Saudi ‘White Vests’ set out to help pilgrims

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Video grab of White Vests volunteers in action.
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Video grab of White Vests volunteers in action.
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Video grab of White Vests volunteers in action.
Updated 12 August 2019

Saudi ‘White Vests’ set out to help pilgrims

  •  "White Vests" is an umbrella organization of volunteer groups, organized by the Saudi Ministry of Labor and Social Development

JEDDAH: A Saudi youth tradition of volunteering to help Hajj pilgrims complete their journey has been strengthened this year through a special government initiative. 

The White Vests, an umbrella group covering a range of volunteering sectors, was organized by the Saudi Ministry of Labor and Social Development.

Many volunteer groups play a crucial role in helping pilgrims, offering medical assistance, safety advice and general guidance.

The Saudi Arabian Boy Scouts Association joined forces with the White Vests this year, complementing the efforts of government entities involved in Hajj season, such as the Ministry of Hajj and Umrah, the Ministry of Health and the Muslim World League. 

The Twitter account @SaudiNVG has gained over 20,000 followers since joining the platform in January with a message for volunteers from around the Kingdom. 

In a video posted by @SaudiNVG, orthopaedic surgeon and consultant Dr. Mohammed Abu-Nawas, a White Vests Hajj volunteer, said: “In Makkah, we are all servants to the guests of Allah, and we learn from them, and communicate with them with the right Islamic way of thinking. And we build with them a cultural bridge through technology.”

Boy scout Essam Al-Shaman, 20, a student at the University of Tabuk, has been a Hajj volunteer for seven years. 

“I volunteered for the Ministry of Education for five years, and this is my second year volunteering with the university,” he told Arab News.

“I enjoy volunteering because of all the kind prayers I receive from pilgrims. It is a humanitarian service. I would like to pursue what I grew up doing and I hope to reach the level of scout commander — and hopefully I will continue to volunteer to help pilgrims every year,” he said.

 

 

 


Two new academies to boost Saudi arts, heritage and music

Updated 19 August 2019

Two new academies to boost Saudi arts, heritage and music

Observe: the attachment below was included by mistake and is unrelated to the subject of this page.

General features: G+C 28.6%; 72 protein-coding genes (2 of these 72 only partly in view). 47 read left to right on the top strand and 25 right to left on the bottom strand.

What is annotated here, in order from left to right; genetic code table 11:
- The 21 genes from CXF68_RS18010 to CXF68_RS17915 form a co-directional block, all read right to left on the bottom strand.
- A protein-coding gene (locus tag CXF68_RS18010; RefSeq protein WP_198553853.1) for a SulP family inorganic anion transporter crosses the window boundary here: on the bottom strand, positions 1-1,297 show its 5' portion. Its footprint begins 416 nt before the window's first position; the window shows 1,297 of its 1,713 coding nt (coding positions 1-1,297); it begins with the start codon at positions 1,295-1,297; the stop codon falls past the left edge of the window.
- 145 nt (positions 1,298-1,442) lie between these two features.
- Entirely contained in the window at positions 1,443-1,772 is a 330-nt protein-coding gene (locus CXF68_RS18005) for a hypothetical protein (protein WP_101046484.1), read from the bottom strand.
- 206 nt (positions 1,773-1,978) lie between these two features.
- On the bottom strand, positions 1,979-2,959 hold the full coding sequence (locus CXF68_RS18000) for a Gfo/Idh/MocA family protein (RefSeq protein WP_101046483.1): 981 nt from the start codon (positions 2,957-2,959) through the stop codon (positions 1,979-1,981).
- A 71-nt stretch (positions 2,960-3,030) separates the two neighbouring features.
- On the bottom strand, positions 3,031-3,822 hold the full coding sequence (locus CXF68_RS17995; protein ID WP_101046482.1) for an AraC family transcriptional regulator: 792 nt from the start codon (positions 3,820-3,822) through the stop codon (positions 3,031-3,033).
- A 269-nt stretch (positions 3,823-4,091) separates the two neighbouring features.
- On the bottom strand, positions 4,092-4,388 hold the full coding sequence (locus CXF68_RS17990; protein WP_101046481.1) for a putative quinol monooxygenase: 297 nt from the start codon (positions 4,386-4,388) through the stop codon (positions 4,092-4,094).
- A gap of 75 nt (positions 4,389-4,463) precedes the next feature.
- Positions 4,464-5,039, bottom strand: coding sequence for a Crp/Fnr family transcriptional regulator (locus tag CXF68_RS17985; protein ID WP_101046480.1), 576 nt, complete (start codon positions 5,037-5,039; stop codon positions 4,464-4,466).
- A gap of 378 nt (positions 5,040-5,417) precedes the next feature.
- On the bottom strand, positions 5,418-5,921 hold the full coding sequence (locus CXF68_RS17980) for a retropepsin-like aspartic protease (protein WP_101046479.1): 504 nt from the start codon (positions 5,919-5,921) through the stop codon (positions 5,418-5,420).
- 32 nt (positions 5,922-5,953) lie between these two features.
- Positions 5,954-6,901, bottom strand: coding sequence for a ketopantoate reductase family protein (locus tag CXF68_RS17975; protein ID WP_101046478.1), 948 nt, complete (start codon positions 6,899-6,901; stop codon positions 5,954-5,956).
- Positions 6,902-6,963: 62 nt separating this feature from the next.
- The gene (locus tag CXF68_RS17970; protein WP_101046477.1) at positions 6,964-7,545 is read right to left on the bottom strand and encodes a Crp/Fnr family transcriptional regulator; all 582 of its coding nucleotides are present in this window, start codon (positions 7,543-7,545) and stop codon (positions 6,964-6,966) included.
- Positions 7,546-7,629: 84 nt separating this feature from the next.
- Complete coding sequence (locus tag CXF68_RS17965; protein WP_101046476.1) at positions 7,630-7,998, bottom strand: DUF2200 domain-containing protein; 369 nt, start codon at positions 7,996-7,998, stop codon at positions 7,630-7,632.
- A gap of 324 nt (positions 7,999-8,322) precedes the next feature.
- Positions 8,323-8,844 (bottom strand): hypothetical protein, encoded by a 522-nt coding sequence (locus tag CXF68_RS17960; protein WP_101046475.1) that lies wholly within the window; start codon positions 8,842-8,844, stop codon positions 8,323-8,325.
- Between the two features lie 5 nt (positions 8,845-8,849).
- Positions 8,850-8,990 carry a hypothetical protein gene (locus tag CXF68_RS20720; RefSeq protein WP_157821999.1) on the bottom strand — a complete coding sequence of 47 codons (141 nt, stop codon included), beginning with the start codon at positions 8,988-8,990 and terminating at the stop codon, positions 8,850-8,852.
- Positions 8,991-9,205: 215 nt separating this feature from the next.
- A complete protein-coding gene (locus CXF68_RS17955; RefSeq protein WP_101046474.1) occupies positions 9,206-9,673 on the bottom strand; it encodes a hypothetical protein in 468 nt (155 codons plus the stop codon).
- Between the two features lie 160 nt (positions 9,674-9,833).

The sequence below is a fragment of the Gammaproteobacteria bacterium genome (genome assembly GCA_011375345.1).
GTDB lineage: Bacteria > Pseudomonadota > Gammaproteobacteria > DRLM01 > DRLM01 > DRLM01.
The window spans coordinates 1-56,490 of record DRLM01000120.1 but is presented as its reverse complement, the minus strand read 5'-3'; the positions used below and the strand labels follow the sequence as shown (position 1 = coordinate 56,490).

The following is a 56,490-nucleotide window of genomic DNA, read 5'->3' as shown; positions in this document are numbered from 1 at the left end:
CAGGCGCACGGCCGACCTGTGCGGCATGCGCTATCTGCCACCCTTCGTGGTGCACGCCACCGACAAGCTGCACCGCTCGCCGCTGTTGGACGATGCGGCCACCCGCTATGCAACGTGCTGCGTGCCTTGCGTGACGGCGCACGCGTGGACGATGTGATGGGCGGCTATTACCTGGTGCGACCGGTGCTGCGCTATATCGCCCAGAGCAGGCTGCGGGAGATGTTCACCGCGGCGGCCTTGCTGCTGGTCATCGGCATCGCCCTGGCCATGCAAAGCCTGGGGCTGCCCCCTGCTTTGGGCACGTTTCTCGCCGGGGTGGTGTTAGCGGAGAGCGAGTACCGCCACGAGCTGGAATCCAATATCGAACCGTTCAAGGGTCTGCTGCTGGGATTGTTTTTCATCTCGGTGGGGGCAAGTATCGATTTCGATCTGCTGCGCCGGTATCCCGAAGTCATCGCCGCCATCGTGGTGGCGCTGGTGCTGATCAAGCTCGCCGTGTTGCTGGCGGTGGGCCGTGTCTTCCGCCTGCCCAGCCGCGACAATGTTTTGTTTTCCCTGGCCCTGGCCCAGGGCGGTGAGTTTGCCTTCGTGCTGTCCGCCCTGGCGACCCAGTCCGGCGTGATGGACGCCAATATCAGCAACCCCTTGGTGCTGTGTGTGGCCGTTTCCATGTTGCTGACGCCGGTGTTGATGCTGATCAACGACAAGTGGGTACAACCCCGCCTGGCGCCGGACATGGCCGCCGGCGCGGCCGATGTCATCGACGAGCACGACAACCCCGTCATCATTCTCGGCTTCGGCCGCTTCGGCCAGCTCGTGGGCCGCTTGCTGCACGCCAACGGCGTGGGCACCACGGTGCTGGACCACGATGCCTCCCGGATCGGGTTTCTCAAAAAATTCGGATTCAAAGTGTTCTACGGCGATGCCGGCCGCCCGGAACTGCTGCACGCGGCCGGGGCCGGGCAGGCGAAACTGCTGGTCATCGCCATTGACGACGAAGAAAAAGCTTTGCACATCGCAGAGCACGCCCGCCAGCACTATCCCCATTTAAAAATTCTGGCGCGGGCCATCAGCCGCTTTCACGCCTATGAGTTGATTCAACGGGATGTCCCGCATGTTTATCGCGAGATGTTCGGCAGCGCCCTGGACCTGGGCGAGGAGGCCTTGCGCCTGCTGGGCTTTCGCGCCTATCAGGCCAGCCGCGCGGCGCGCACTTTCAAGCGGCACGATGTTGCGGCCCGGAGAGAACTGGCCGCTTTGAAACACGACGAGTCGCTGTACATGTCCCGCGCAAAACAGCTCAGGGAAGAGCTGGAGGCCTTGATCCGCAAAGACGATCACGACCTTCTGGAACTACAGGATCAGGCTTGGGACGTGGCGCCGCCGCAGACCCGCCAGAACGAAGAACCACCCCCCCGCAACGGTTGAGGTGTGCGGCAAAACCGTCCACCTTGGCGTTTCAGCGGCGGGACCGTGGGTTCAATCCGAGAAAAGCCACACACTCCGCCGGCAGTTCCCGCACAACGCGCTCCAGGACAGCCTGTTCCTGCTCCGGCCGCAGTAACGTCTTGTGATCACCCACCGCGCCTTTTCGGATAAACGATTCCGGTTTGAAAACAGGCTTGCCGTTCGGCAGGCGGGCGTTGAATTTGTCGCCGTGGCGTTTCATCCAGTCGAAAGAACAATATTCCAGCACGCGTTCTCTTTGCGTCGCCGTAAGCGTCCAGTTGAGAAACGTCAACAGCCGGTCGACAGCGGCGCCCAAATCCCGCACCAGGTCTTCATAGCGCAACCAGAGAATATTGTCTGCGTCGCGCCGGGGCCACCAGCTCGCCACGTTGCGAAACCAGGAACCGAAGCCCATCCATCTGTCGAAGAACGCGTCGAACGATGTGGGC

• One academy specializing in heritage and traditional arts and crafts will start receiving applications in autumn 2020
  • A second academy dedicated to music will receive 1,000 students and trainees from 2021

JEDDAH: Saudi Arabia is to set up arts academies, including two in the next two years, offering a step toward academic qualification and enlarging the Kingdom’s footprint in heritage, arts and crafts, and music.

The initiative is part of the Ministry of Culture’s Quality of Life program. 

The minister, Prince Badr bin Abdullah bin Mohammed bin Farhan, said investment in “capacity building” was one of the most important elements in encouraging the cultural sector, which enjoyed unlimited support from King Salman and Crown Prince Mohammed bin Salman.

The Kingdom was rich in diverse arts, talents and artistic production, Prince Badr said, and the academies would be a first step toward academic qualification in the arts within the Kingdom.

One academy specializing in heritage and traditional arts and crafts will start receiving applications in autumn 2020, targeting 1,000 students and trainees in long- and short-term programs. 

A second academy dedicated to music will receive 1,000 students and trainees from 2021.

The music academy in particular will be “the core of music production and talent development in Saudi Arabia,” Saudi musician, composer and producer Mamdouh Saif told Arab News.

The music industry was a large and diverse field, Saif said, and education was crucial. 

“The academy is the right place to launch the music industry in Saudi Arabia, and it will have a significant impact on Saudi youth, and young people in surrounding countries,” he said.

He expects “a very high turnout” for the academy among young Saudis. 

“Due to my expertise in this area, I receive many questions from people who want to learn music, but through private lessons,” he said.

“But the availability of an academy for this purpose, that teaches music in a methodological way, will be the right start for those interested in music.”